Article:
You did your undergraduate degree in English and Black Studies at Portland State before completing a Master’s in African American Studies at Columbia University in New York City. What drew you to choose UCSB and the History department for your Ph.D.?
I wanted to teach Black History but I knew I’d never get a job in a Black Studies department. In addition, Black Studies departments are disappearing across the country and my faculty position choices would have been extremely limited, so I chose History because Black history is history and every university has a History Dept.
You turned down multiple tenure track faculty positions to direct the Promise Scholars Program, a job that you have described as being “24/7.” What motivated you to turn down what many graduate students would describe as the goal of getting a Ph.D. for such a demanding job?
Turning down those jobs was incredibly difficult. One was at an HBCU, one was in Oregon near where my mentor lives… I struggled to make this decision. I spoke at length with Mike Miller, my current employer, and Darrell. Darrell offered a sound perspective. He asked, “what is your ultimate goal with your career?” I told him I want to help as many students as possible. He said, “ok, you can be a professor, you may have a class of 30 or 300, you may teach in a quarter system or a semester system, but you will never really know if you had an impact on any of them. Some may take your classes more than once, occasionally, one or two may stop by your office and tell you how much they enjoy your class, but ultimately, you’ll never know. As the Promise Scholar program director, you can help hundreds of students and you get to be there with them every week for two to four straight years. You get to have a relationship with them that extends beyond what grade they get in your class.” This logic made sense to me and I committed to staying.
The Graduate Division has recently partnered with your office to create the Promise Fellowship program. Why is it important to provide fellowship support for these high-achieving students and what do you hope this program will accomplish?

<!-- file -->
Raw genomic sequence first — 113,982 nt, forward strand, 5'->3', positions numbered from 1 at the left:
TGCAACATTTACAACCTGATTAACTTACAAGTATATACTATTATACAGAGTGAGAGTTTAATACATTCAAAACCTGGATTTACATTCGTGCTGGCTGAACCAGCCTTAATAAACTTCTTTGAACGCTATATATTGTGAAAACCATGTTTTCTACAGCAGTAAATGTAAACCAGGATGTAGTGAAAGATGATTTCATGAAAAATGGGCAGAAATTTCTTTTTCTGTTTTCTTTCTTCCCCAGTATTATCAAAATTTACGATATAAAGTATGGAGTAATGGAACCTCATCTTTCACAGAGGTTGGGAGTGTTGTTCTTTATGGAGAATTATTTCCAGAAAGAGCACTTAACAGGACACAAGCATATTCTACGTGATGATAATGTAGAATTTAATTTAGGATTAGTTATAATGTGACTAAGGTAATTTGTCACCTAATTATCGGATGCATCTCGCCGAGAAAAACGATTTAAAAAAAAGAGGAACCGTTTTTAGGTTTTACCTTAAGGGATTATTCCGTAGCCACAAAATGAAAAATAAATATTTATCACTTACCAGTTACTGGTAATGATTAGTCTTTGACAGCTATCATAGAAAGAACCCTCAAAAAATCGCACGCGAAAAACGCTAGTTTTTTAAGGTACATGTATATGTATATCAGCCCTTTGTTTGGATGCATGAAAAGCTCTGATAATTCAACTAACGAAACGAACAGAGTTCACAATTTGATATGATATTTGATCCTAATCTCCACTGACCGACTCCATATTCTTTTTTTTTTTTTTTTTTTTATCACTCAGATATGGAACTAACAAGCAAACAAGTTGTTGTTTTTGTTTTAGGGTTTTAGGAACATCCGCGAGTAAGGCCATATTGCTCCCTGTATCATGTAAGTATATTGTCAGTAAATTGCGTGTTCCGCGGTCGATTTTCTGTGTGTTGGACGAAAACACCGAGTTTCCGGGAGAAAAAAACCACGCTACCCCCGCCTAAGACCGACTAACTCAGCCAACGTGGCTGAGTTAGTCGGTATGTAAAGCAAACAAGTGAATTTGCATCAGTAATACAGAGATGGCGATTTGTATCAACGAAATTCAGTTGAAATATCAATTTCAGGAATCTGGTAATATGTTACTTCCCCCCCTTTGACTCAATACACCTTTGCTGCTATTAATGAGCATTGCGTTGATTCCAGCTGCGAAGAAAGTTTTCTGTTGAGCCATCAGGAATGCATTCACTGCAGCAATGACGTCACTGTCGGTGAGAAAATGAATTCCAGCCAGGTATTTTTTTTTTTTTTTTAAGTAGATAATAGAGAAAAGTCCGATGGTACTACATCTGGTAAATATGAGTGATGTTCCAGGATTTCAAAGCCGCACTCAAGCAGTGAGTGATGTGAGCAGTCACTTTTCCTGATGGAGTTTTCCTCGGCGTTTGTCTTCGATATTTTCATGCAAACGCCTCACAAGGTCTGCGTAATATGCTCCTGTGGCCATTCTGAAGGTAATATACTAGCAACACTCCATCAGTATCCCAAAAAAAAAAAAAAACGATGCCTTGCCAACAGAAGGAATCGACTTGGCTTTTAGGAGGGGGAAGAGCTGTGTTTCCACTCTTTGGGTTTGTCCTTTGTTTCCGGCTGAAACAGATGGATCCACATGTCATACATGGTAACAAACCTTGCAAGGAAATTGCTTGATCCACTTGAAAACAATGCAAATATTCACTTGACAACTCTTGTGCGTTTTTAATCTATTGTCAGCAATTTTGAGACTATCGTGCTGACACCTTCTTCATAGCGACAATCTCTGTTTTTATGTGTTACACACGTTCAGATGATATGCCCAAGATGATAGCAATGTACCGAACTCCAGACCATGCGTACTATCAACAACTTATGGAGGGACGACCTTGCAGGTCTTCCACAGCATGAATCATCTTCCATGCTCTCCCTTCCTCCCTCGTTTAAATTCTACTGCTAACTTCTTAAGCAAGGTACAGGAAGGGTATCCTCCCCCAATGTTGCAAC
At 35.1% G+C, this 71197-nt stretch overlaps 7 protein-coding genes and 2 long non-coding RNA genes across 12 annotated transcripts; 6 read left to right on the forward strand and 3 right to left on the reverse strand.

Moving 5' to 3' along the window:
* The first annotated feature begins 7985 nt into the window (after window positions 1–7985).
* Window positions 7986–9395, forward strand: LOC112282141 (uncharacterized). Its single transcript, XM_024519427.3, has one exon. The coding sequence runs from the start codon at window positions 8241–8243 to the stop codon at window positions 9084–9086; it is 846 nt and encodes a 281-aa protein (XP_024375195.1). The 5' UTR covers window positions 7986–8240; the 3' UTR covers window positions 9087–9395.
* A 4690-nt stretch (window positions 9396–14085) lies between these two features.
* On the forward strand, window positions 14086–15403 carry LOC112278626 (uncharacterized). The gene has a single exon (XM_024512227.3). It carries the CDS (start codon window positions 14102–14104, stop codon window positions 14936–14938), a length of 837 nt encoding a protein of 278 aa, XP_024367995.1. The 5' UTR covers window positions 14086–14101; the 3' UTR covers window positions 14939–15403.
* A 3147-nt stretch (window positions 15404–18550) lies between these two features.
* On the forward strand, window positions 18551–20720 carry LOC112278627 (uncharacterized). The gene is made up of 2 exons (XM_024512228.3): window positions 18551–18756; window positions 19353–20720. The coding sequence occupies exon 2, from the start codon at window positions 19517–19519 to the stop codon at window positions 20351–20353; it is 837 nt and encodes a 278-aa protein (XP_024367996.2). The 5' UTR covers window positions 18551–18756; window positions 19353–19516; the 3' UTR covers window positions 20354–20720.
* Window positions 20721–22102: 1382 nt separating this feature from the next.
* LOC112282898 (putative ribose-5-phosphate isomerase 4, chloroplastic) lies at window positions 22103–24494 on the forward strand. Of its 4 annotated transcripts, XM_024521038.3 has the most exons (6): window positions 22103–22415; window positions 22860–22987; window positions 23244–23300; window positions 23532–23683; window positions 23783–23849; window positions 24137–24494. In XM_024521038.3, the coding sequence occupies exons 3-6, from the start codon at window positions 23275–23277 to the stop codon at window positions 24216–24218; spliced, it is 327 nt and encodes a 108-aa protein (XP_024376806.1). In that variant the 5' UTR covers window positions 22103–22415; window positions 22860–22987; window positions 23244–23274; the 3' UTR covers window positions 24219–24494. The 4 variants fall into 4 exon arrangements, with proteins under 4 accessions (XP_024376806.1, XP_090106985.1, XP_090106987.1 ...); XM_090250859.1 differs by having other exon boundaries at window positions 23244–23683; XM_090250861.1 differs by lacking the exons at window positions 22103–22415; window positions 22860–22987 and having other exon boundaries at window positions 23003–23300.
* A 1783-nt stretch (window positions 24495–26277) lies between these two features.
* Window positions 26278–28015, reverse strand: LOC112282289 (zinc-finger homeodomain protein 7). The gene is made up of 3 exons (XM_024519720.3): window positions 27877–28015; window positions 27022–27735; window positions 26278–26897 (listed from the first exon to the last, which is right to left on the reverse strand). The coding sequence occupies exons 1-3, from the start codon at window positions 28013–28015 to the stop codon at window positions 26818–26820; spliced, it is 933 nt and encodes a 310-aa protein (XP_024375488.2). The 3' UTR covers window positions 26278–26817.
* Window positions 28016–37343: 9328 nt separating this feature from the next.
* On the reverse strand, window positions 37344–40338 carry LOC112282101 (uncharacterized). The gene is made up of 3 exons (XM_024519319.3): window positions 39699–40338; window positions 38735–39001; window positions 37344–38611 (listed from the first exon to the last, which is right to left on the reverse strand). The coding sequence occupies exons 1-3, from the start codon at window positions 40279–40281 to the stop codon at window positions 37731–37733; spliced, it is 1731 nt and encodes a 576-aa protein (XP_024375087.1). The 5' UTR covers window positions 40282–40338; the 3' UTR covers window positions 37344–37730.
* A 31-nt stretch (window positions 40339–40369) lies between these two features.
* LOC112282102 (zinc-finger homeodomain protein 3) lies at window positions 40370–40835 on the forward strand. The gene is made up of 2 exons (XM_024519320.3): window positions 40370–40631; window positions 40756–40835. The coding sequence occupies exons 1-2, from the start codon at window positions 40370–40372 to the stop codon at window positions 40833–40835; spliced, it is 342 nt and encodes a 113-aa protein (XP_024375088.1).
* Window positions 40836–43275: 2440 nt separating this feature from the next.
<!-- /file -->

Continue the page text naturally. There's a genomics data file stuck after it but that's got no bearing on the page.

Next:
I’m very excited about this partnership with the Graduate Division! Many of our Promise Scholars apply to graduate school directly after college, primarily master’s programs, which offer little to no funding. I see this as not only an excellent opportunity to keep our students debt-free as they navigate graduate school but also as an opportunity to diversify our graduate student body. It’s a win-win for everyone.
There are so many worthwhile causes that require private support. Why should alumni consider supporting students in the midst of war, famine, pandemics, and global warming?
There is no better feeling in the world than giving back after we’ve found success. None of us get here on our own and those coming behind us also cannot get there on their own. Supporting those that come behind us is not only beneficial to us, but to the state of California, where many of our students end up living, working, and raising the next generation. Whether we choose to give back through our time or monetary support- giving back is the most important quality we can have. Mike Miller and I state the three expectations we have of Promise Scholars at our yearly fall orientation: one, take advantage of all your opportunities, two, graduate, and three, give back in any way you can to those who come behind you. We take this last point very seriously.